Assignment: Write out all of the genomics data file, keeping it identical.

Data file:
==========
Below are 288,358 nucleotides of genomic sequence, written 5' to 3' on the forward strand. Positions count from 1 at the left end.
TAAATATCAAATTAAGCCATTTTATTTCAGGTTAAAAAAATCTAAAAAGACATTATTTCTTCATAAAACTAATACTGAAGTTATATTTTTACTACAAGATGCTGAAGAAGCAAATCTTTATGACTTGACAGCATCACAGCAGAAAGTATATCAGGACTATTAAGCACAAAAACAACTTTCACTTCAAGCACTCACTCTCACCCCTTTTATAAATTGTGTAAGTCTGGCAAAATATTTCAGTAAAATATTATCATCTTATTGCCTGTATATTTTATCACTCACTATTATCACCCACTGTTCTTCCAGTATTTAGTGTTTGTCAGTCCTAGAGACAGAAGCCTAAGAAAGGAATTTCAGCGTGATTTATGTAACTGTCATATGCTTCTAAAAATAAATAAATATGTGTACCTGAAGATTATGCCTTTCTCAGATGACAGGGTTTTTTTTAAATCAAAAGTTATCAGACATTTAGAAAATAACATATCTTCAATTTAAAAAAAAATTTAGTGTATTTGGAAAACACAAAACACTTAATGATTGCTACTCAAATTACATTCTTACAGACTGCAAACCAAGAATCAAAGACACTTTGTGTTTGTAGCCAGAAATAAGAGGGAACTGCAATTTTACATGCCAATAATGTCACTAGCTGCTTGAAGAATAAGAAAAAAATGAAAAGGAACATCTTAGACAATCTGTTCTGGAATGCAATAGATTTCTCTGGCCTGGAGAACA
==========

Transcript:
Below are 288,358 nucleotides of genomic sequence, written 5' to 3' on the forward strand. Positions count from 1 at the left end.
TAAATATCAAATTAAGCCATTTTATTTCAGGTTAAAAAAATCTAAAAAGACATTATTTCTTCATAAAACTAATACTGAAGTTATATTTTTACTACAAGATGCTGAAGAAGCAAATCTTTATGACTTGACAGCATCACAGCAGAAAGTATATCAGGACTATTAAGCACAAAAACAACTTTCACTTCAAGCACTCACTCTCACCCCTTTTATAAATTGTGTAAGTCTGGCAAAATATTTCAGTAAAATATTATCATCTTATTGCCTGTATATTTTATCACTCACTATTATCACCCACTGTTCTTCCAGTATTTAGTGTTTGTCAGTCCTAGAGACAGAAGCCTAAGAAAGGAATTTCAGCGTGATTTATGTAACTGTCATATGCTTCTAAAAATAAATAAATATGTGTACCTGAAGATTATGCCTTTCTCAGATGACAGGGTTTTTTTTAAATCAAAAGTTATCAGACATTTAGAAAATAACATATCTTCAATTTAAAAAAAAATTTAGTGTATTTGGAAAACACAAAACACTTAATGATTGCTACTCAAATTACATTCTTACAGACTGCAAACCAAGAATCAAAGACACTTTGTGTTTGTAGCCAGAAATAAGAGGGAACTGCAATTTTACATGCCAATAATGTCACTAGCTGCTTGAAGAATAAGAAAAAAATGAAAAGGAACATCTTAGACAATCTGTTCTGGAATGCAATAGATTTCTCTGGCCTGGAGAACA